PipeChat Digest #1516 - Saturday, July 15, 2000
 
Re: National Shrine of the Little Flower
  by <Cremona502@cs.com>
Re: Flentrops et al.
  by "Bob Scarborough" <desertbob@rglobal.net>
Flentrops
  by <quilisma@socal.rr.com>
Re: Flentrops et al.
  by <Cremona502@cs.com>
Re: Flentrops et al.
  by <Cremona502@cs.com>
Re: Doppelflutes (was Re: Unda Marii, Ersatz Gemshorns and    Ernie-Boy)
  by "Tim Bovard" <tmbovard@arkansas.net>
Re: Doppelflutes (was Re: Unda Marii, Ersatz Gemshorns and    Ernie-Boy)
  by "Bob Scarborough" <desertbob@rglobal.net>
Re: tuning quints
  by "Bob Elms" <elmsr@albanyis.com.au>
the all-purpose organ
  by <quilisma@socal.rr.com>
"Moaner" Mollers
  by <quilisma@socal.rr.com>
Re: "Moaner" Mollers
  by "Tim Bovard" <tmbovard@arkansas.net>
Re: tuning quints
  by "Luther Melby" <lmelby@prtel.com>
silence
  by <quilisma@socal.rr.com>
Aeolines (Re: "Moaner" Mollers)
  by <ScottFop@aol.com>
Re: Flentrops
  by "Bob Scarborough" <desertbob@rglobal.net>
Re: the all-purpose organ
  by "Bob Scarborough" <desertbob@rglobal.net>
Re: "Moaner" Mollers
  by "Bob Scarborough" <desertbob@rglobal.net>
Re: Aeolines (Re: "Moaner" Mollers)
  by "Bob Scarborough" <desertbob@rglobal.net>
Re: Aeolines (Re: "Moaner" Mollers)
  by <ScottFop@aol.com>
Re: Flentrops
  by <RonSeverin@aol.com>
An Unusual Musical Happening! (X-Posted)
  by <Devon3000@aol.com>
Re: "Moaner" Mollers
  by <ScottFop@aol.com>
E.M. Skinner - Emmanuel Episcopal, Cleveland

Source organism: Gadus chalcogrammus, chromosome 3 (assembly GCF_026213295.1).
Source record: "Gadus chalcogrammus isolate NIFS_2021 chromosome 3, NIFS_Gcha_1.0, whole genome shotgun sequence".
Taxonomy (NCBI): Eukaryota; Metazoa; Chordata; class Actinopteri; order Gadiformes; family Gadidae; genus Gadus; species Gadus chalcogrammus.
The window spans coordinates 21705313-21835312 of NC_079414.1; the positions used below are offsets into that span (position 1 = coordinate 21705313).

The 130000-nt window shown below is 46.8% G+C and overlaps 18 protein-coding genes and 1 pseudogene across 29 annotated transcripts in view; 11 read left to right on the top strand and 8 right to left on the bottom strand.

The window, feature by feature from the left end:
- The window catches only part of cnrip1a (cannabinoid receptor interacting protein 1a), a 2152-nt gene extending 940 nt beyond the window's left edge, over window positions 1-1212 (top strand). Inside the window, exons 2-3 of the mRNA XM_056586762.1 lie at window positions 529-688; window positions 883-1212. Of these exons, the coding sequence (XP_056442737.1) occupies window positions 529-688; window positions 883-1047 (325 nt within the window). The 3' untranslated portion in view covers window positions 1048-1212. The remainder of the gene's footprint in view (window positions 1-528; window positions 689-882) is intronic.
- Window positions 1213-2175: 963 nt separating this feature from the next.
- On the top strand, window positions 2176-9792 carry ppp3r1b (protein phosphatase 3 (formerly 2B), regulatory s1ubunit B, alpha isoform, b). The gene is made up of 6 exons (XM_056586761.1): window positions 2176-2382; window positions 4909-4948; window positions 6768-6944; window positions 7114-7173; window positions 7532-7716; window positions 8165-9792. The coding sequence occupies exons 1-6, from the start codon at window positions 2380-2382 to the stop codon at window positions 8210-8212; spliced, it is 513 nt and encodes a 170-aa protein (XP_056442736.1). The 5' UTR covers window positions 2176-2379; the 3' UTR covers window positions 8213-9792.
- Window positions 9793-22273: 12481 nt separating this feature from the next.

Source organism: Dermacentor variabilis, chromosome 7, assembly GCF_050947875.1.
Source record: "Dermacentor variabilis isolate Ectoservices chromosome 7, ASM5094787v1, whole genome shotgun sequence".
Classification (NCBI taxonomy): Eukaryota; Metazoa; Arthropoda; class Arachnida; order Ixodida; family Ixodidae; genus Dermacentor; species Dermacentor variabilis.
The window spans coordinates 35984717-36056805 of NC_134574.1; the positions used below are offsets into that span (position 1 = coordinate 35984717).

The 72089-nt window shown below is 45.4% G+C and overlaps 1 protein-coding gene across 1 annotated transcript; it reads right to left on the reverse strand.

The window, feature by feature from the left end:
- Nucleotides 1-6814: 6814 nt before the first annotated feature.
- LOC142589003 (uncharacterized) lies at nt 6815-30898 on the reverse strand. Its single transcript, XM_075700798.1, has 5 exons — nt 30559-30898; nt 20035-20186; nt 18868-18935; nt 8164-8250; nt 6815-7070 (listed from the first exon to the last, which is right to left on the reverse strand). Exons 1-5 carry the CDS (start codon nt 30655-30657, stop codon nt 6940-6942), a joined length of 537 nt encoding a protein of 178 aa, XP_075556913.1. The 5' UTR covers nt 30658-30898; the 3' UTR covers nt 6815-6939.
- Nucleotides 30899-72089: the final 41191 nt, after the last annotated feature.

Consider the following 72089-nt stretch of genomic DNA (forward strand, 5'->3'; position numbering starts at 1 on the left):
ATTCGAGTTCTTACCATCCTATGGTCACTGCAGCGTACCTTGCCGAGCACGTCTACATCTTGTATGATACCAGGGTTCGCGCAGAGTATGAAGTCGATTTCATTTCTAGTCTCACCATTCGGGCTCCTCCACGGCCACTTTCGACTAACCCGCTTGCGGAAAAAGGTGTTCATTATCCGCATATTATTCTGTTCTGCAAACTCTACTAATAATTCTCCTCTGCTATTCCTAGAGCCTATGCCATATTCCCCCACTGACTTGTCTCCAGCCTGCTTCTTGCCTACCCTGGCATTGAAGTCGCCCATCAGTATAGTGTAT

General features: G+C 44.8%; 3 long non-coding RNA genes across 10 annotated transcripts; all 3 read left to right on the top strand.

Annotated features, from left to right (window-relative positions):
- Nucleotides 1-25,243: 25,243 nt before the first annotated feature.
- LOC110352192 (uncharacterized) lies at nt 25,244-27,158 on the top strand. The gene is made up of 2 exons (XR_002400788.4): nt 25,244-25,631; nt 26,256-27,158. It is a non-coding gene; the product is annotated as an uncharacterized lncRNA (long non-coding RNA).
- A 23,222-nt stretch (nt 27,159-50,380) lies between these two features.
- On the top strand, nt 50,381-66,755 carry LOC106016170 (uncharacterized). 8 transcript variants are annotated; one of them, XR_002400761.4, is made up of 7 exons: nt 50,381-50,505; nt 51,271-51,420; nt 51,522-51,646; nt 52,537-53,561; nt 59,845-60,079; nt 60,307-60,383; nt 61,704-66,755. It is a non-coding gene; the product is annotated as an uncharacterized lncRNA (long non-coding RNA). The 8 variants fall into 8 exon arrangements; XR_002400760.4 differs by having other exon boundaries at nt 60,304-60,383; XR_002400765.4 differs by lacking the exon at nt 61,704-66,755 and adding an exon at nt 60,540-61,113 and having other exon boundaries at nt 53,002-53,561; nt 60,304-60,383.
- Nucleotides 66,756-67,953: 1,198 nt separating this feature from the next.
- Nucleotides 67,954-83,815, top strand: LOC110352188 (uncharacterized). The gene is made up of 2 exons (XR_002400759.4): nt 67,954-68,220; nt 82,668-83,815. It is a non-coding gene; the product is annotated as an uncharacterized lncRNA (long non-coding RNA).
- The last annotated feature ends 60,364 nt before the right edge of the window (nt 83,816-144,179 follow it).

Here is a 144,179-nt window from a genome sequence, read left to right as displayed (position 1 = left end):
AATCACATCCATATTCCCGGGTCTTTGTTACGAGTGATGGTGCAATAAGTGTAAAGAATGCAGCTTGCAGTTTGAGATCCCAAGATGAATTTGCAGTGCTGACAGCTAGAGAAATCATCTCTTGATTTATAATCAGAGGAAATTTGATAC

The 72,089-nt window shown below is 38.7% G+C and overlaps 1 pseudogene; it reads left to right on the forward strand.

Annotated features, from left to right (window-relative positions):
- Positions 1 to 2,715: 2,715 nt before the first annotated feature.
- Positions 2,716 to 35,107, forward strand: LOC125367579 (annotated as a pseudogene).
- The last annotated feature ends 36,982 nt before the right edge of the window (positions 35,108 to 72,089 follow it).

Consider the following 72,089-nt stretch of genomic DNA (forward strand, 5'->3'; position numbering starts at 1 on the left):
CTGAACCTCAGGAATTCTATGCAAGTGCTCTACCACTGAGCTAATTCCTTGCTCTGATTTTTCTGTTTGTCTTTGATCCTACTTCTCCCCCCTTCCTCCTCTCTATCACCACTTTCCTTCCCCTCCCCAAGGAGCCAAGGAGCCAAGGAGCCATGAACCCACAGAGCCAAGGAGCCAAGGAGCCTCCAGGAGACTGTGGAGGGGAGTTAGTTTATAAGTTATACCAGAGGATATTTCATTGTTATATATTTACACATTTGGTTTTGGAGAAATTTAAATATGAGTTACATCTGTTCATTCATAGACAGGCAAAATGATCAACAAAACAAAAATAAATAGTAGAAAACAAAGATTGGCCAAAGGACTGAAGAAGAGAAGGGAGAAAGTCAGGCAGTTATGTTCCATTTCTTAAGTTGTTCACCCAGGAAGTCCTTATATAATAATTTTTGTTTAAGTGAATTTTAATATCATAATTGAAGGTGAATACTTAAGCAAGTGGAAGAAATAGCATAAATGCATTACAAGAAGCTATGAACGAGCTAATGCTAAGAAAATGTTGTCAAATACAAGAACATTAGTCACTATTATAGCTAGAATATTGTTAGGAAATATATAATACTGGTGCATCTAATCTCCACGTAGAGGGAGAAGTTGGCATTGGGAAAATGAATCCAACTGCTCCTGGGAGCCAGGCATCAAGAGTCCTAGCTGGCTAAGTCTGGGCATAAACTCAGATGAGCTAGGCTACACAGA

by <quilisma@socal.rr.com>
 


(back) Subject: Re: National Shrine of the Little Flower From: <Cremona502@cs.com> Date: Fri, 14 Jul 2000 20:31:57 EDT   In a message dated 7/14/00 1:58:07 PM Eastern Daylight Time, desertbob@rglobal.net writes:   << From a historical standpoint, the original is lost, to be certain. B >>   Then that would be "destroyed". Whassamater?? Can't face it!! ;-)   Bruce .. . . .in the Beagles' Nest with the Baskerbeagles Molly, Duncan, and Miles Cremona502@cs.com HOWLING ACRES: http://ourworld.cs.com/Brucon502  
(back) Subject: Re: Flentrops et al. From: "Bob Scarborough" <desertbob@rglobal.net> Date: Fri, 14 Jul 2000 17:18:28   At 08:01 PM 7/14/2000 -0400, you wrote: >"...once the old organ is gone it will never >come back and will eventually be missed." And that _includes_ the trackers.<schniipwerken>   That's a favorite slogan of junk collectors like me, too!   Certainly, Flentrops were/are great "period" organs, probably some of the best ever to hit this shore. The balance of choruses within divisions is incredibly delicate in all I've ever heard; a treat for all ears. Still, DON'T get out the Franck near one! Yuck pooie!   DeserTBoB